Just weeks after he put his name on the Guinness Book of World Records for the “Longest Marathon Reading Aloud” by an individual., Bayode Treasures-Olawunmi is preparing to break another one, later this year.
“This time it is for the [category of]“Most People in a Reading Relay,” he hints about the plan during a schools’ seminar organised by ParkInn by Radisson in Abeokuta. “We plan to read 13,670 sentences altogether. We have done our homework. The book we have chosen for now is Children of Blood and Bone by Tomi Adeyemi.“
The reading relay simply means that a select number of people–in this case 13,670–will come together and line up to read a sentence each from a book, one after the other, the next in line reading from where the person before them stopped.
To show his audience how the record-breaking attempt will be made, Bayode calls out about 20 guests to read from My Command by former Nigerian president Olusegun Obasanjo. He stands by the podium to guide the process, ticking off with a pen every sentence stop as cue for the next reader.
“For the reading proper, we are hoping to have Vice President Yemi Osinbajo kick off the challenge,” he says, while making a presentation on the importance of reading to the Nigerian child, attended by at least a dozen schools in Ogun State.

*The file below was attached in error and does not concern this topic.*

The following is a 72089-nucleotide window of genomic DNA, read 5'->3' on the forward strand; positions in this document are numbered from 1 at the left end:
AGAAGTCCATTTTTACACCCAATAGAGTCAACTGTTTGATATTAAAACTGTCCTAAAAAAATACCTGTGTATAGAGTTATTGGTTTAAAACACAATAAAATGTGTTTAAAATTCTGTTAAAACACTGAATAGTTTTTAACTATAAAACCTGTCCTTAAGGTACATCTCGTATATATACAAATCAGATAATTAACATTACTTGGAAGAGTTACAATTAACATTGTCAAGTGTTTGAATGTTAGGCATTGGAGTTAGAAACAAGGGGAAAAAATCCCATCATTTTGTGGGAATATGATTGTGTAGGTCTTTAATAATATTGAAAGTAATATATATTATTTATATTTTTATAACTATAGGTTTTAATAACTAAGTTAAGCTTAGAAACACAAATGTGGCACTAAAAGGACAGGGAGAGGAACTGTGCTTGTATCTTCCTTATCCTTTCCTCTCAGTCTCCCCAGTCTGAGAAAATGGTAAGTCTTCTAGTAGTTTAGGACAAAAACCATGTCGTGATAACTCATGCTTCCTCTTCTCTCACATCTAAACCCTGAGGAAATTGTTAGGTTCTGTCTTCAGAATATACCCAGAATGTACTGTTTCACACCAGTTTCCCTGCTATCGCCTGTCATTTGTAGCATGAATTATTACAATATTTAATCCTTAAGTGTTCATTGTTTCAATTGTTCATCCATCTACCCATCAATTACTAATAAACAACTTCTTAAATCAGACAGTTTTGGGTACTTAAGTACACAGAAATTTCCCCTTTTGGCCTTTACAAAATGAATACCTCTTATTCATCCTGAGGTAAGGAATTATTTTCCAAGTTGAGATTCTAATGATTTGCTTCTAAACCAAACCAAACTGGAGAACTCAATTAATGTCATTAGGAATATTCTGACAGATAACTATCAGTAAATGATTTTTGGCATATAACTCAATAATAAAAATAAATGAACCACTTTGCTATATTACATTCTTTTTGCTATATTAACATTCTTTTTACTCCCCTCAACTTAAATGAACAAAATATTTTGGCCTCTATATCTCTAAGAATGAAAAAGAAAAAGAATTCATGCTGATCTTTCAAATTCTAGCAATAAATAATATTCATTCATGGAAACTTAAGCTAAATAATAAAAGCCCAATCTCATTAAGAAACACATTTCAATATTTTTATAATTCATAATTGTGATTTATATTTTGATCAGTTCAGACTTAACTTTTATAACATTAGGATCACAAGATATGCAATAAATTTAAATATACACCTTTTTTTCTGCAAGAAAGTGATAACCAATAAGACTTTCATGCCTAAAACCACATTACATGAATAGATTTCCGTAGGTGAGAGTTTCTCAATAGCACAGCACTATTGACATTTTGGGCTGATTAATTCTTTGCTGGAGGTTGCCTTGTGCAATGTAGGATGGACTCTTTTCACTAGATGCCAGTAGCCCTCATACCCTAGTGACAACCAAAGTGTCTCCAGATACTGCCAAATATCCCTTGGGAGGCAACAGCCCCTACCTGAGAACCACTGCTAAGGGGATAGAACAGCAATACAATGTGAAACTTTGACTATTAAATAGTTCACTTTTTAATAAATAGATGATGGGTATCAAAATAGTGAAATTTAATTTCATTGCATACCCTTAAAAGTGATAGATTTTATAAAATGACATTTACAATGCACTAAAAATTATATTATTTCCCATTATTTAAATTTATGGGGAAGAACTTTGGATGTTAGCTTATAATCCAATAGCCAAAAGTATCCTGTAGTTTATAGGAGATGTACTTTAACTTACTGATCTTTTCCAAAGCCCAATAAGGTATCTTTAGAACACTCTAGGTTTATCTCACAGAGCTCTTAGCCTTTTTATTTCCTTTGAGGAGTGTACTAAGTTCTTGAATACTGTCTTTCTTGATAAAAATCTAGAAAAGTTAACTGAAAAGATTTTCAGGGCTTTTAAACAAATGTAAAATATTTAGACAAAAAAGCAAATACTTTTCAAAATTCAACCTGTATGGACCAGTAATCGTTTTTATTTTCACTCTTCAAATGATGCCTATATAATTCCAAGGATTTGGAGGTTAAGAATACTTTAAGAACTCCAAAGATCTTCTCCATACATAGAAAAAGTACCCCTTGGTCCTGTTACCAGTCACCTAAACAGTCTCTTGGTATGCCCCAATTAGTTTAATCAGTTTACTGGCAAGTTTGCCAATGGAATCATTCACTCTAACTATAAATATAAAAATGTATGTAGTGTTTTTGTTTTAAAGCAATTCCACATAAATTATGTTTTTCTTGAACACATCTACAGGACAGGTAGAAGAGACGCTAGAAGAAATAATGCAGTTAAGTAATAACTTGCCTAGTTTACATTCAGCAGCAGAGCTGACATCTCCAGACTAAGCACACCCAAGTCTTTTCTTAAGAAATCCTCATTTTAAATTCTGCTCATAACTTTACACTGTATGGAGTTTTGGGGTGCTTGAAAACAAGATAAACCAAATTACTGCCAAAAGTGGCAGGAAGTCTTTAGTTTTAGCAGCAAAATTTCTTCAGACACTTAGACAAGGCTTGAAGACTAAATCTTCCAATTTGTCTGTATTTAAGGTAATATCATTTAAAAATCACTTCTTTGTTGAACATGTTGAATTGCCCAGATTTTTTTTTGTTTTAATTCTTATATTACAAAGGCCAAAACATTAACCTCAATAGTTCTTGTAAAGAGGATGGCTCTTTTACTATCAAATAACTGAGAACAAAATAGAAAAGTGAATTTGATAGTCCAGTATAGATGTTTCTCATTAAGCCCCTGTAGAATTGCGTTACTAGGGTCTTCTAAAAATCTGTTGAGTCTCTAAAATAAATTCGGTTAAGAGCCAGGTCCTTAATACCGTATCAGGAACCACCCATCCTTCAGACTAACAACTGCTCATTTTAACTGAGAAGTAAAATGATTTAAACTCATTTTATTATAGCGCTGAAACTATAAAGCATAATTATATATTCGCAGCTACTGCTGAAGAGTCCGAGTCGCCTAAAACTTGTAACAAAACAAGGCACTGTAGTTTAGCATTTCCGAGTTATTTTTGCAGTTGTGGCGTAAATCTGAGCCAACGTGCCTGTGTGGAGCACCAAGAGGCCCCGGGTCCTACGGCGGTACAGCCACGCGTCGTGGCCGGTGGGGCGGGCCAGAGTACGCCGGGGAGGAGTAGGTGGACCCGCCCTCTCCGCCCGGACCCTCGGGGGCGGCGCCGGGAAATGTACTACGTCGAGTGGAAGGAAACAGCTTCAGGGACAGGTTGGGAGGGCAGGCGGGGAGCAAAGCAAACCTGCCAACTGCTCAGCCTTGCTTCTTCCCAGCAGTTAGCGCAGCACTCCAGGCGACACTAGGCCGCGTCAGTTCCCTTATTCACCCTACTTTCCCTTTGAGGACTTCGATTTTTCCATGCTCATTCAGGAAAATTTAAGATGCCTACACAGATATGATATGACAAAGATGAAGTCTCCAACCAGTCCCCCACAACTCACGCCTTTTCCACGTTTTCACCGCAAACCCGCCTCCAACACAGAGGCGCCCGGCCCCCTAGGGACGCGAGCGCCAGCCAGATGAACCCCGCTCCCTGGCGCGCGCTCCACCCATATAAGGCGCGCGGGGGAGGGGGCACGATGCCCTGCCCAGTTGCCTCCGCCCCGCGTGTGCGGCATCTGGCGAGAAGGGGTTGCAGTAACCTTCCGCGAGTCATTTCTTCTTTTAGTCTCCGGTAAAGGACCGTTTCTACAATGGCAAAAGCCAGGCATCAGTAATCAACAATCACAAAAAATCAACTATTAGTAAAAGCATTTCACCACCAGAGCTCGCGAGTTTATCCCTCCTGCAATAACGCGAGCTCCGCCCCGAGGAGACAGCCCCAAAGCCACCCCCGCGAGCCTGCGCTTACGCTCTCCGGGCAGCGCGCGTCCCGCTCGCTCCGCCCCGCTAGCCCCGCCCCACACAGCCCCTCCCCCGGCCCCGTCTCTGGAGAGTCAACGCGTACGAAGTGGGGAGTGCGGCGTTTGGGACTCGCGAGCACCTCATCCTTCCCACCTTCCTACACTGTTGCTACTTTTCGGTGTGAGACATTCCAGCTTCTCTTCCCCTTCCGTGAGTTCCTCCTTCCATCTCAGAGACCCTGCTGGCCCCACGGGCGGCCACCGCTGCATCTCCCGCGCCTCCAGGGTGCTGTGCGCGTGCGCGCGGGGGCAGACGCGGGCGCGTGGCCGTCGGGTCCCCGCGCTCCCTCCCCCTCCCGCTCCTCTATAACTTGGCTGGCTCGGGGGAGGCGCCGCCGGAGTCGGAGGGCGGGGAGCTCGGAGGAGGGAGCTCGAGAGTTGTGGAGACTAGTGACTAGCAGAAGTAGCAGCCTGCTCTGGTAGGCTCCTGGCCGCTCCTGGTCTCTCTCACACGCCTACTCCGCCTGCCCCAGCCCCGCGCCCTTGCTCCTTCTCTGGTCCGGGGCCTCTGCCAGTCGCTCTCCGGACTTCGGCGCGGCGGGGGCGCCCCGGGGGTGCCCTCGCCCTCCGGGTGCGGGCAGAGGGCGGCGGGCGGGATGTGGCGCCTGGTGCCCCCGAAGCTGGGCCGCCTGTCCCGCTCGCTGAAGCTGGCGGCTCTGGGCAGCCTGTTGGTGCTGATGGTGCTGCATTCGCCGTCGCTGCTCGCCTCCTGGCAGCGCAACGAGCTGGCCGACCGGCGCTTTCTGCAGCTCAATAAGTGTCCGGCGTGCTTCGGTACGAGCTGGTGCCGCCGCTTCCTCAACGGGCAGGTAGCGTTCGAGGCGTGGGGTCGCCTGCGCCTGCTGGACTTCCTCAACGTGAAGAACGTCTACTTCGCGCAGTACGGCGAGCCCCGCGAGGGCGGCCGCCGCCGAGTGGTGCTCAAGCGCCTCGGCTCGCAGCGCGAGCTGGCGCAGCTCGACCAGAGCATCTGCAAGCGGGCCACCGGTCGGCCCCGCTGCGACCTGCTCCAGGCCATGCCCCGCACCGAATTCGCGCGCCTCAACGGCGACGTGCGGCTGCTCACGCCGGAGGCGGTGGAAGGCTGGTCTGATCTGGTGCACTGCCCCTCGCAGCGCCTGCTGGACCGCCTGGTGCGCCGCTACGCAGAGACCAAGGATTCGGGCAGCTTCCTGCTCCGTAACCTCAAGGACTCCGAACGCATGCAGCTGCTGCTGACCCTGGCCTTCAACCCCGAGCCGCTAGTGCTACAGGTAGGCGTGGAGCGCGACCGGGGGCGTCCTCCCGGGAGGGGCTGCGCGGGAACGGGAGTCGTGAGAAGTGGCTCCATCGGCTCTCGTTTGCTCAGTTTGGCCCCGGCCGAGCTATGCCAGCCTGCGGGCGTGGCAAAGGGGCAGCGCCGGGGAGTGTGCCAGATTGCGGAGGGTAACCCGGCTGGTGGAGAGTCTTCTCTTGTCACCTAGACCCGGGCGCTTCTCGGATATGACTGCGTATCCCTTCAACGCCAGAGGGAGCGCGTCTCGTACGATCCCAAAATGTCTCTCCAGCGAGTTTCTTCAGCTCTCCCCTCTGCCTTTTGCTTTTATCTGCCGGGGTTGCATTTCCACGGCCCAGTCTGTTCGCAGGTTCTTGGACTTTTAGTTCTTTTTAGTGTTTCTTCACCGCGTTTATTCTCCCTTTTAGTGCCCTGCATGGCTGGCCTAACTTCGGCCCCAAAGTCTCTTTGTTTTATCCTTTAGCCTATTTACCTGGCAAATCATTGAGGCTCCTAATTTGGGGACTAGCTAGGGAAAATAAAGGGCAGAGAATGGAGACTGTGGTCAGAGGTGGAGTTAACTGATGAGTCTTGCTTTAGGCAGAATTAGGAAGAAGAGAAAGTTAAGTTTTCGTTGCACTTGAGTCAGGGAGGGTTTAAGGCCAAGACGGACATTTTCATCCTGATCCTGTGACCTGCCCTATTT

“ We also hope to have the Senate President, the Speaker of the House of Representatives, the governor of Lagos and some of the other governors join in the reading. With this, they will be helping to make a strong statement in support of reading and literacy in the country.”
“Nigeria is the giant of Africa, it is high time we began to live that name.”
Treasures-Olawunmi made national headlines last March when he broke the Guiness Book of World Records for the “Longest Marathon Reading Aloud” by an individual. He did it in 122 hours (five days), beating the existing record of 113 hours and 15 minutes held by an Indian since 2008.
While speaking at the seminar, he relived moments from the marathon reading. “I read 23 books. What I went through was a gruesome, suicidal but pleasant quest,” says the graduate of Osun State Polytechnic.
“On the fourth day I almost died. At some point, it seemed like the words were dancing on the pages, because they were tiny print; I was hallucinating. I almost gave up the challenge, but what made me stay the course was my team, which included my wife and my kids. I thought: if I quit at that stage how would I be able to face them and tell them to go all the way in their own pursuits in life as well?”
If all go according to plan, the reading relay will hold as soon as September 2018.
Source: Wakaabout Online